Tips For Smoothing Non-Crusting Buttercream Frosting?

Decorating By Ambrosia Updated 14 Jun 2014 , 12:30pm by goof9j

Ambrosia Posted 1 Aug 2005 , 9:03pm
post #1 of 28

Hi all! I was wondering if anyone had any tips for this type of frosting. I tend to use it because it tastes so much better than the crusting crisco buttercreams (to me, anyways). I find it a bit harder to get a completely smooth finish. Is this something that comes with practice? This week's cake DOES look better than last weeks, as far as the icing goes. icon_smile.gif

or maybe someone could give me a crusting buttercream recipe that doesn't taste like powdered sugar flavored crisco (preferably one that could also be made stiff enough for flowers)? icon_eek.gif

27 replies
dodibug Posted 2 Aug 2005 , 3:01am
post #2 of 28

I put a layer of icing on, smooth it the best I can then stick the cake in the freezer for 15-20 minutes, take it out and smooth again and repeat until the cake looks the way you want. I learned this from another message board poster who is truly talented. And it works-at least it did for me! icon_smile.gif

vitade Posted 2 Aug 2005 , 11:49am
post #3 of 28

I would say also to make sure you really lay on the icing. Make sure you put more than enough incing on with your spatula in the center of the cake and then slowly smooth it out to the sides. Always clear off your spatula when you lift it from the cake. Then just keep smoothing until you get smooth.

Have you ever tried the icer tip? It works really fast! Once you apply your frosting you just smooth over the edges and your done! thumbs_up.gif

Rose

msumissa Posted 2 Aug 2005 , 12:01pm
post #4 of 28

A hot knife really works well for me. After I get it as smooth as possible I stick my off set spatula in boiling water and then once it set for a couple of seconds in the water I take it out, shake off the excess water and smooth. It comes out beautifully!

dodibug Posted 2 Aug 2005 , 2:06pm
post #5 of 28

Oooohh-I love my icing tip. The best couple of dollars I've ever spent. I used to use the hot water on my spatula and it worked ok for me but I always seem to make such a mess! Maybe I'm just a mess?!? lol

MrsMissey Posted 2 Aug 2005 , 3:24pm
post #6 of 28
Quote:
Originally Posted by dodibug

Oooohh-I love my icing tip. The best couple of dollars I've ever spent. I used to use the hot water on my spatula and it worked ok for me but I always seem to make such a mess! Maybe I'm just a mess?!? lol




...I couldn't agree more! I would be lost without my icer tip! icon_lol.gif As far as the water thing......I don't use that either. Just don't find it necessary!

katiebug Posted 3 Aug 2005 , 1:39pm
post #7 of 28

I agree for a non crusting Bc hot water works the best. It does take a little practice but I can get a nice smooth side and a nice crisp top edge just by using the hot water method.

aunt-judy Posted 25 Aug 2005 , 8:38pm
post #8 of 28

yep -- clean hot palette knife, and just a few droplettes (even smaller than a droplet) of water on the icing surface: the fat in the icing repels the water, allowing your knife to glide really smoothly. always keep a damp towel handy to wipe your knife off with between passes (after removing the excess icing onto the side of the bowl). thumbs_up.gif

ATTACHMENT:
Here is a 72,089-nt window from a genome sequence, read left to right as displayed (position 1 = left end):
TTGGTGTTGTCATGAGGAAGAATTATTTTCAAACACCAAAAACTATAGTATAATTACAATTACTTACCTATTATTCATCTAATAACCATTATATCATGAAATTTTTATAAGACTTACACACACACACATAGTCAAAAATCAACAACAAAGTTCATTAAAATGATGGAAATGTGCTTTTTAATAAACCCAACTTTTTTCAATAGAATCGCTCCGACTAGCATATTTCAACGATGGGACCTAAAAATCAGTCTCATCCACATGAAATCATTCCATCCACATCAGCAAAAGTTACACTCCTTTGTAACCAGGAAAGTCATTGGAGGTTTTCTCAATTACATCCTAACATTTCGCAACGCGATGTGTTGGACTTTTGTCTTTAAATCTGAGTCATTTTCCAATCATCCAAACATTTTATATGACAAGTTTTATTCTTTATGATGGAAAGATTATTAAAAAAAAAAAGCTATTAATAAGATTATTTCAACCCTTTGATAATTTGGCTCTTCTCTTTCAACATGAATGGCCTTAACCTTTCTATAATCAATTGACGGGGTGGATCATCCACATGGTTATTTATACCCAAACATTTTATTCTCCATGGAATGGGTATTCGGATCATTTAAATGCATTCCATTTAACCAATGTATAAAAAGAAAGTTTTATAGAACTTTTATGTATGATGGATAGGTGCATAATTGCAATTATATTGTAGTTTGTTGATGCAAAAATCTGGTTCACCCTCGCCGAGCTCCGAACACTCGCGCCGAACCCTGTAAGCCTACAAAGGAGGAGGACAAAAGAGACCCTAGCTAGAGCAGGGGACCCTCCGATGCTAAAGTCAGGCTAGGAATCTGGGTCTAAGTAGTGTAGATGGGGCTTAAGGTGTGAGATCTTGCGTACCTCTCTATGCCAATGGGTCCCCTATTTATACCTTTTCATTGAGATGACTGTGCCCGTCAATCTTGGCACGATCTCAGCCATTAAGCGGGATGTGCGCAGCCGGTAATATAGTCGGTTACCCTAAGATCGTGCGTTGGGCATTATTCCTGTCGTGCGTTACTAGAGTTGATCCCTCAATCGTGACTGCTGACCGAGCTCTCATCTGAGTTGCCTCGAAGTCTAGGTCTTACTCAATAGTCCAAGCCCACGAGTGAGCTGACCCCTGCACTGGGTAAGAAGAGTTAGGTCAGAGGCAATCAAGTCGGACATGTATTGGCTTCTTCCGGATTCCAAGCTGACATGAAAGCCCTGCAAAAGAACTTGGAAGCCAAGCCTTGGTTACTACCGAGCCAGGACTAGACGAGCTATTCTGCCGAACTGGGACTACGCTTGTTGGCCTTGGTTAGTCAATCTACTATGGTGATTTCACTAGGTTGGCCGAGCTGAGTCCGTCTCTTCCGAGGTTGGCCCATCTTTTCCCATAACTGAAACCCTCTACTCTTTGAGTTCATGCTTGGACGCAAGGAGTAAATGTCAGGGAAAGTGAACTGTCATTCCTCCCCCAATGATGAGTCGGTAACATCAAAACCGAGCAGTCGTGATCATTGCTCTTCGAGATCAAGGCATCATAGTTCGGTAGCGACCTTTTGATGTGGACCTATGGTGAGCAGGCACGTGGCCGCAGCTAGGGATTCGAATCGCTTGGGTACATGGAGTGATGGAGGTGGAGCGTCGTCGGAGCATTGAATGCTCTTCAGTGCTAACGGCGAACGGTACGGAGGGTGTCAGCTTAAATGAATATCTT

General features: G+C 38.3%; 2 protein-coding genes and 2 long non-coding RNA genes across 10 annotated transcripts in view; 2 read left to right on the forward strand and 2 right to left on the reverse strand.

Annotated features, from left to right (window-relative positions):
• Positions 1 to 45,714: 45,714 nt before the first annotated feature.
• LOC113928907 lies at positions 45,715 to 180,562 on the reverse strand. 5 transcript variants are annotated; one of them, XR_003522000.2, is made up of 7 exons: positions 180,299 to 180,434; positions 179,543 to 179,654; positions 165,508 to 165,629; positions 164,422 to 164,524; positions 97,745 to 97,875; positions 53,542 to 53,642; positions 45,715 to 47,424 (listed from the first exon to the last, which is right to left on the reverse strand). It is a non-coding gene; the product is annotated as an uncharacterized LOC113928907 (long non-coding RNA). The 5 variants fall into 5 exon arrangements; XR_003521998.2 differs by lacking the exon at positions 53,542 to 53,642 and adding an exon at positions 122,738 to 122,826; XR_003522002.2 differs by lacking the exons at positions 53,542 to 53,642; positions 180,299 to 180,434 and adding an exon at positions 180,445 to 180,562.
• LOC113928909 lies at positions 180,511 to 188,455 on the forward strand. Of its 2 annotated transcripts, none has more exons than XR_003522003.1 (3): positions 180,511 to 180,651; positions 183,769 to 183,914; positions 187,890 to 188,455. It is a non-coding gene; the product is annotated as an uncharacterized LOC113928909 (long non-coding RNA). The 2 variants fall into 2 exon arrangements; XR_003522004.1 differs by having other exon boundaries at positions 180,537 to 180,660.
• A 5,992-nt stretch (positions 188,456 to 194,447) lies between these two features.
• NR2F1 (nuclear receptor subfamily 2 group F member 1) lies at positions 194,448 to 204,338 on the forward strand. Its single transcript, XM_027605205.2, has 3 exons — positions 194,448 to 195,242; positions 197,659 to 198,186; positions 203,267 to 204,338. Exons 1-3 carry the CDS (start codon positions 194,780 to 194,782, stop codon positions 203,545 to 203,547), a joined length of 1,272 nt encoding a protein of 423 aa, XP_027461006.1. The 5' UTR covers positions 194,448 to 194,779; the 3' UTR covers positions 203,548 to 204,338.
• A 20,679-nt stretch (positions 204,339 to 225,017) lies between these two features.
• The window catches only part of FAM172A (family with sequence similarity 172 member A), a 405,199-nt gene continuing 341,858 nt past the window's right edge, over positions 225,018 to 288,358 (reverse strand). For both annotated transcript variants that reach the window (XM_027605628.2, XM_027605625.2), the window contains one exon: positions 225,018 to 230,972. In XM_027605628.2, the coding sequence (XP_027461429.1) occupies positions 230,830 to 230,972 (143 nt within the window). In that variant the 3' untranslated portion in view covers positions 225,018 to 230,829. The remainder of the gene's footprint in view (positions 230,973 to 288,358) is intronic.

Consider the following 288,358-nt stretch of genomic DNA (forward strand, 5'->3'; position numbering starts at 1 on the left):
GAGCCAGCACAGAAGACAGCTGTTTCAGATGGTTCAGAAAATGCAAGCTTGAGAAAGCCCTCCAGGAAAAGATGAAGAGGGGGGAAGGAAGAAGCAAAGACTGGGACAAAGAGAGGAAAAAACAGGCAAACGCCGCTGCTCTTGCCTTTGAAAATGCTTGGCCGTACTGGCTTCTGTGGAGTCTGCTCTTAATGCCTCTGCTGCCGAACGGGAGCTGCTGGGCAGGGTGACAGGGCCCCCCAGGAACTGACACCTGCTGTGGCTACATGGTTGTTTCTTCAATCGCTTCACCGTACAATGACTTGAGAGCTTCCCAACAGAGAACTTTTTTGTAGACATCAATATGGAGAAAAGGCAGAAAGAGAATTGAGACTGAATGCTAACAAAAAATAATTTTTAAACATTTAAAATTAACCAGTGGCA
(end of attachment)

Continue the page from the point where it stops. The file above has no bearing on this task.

Tazalexis Posted 29 Aug 2005 , 12:17am
post #9 of 28

Hey guys, have you ever tried using ice cold water??? I used to do the hot water then some one told me to try cold water with ice cubes in it. It worked better that the hot water. I realized that the hot water sort of makes the icing sticky and a little harder to spread. The cold water stiffens it as if it's crusting butter cream and at the same time it's not too stiff where it can't spread.
PS. On the crusting butter cream. To get it to taste good. Add some almond flavor along with the vanilla extract and the butter flavor.

aunt-judy Posted 29 Aug 2005 , 2:03pm
post #10 of 28

Tazalexis: that ice-water trick sounds like a winner! and actually, i like to use vanilla, almond, lemon, and orange combo in both my sugar cookies and buttercream for an amazing flavour (reminiscent of froot loops cereal, but with a refined note from the almond flavour).

SugarCreations Posted 3 Sep 2005 , 3:25pm
post #11 of 28

Hi
If you go to your local hardware store and purchase a paint edger these work great. I got mine for $.99. Also you can use a non print papertowel to smooth your icing you will want to use the non printed side of a Viva papertowel. Viva towels do not have a pattern. The icing will take the patterns of printed paper towels.Bounty towels have a diamond pattern that can be transferred to the icing.

cakemommy Posted 3 Sep 2005 , 3:43pm
post #12 of 28

The icer tip works really well. Just have enough icing in the bag and squeeze away. Use your long angled spatula to smooth along with a turn table and VIOLA! This is all I use!!!


Amy

cakemommy Posted 3 Sep 2005 , 3:47pm
post #13 of 28
Quote:
Originally Posted by aunt-judy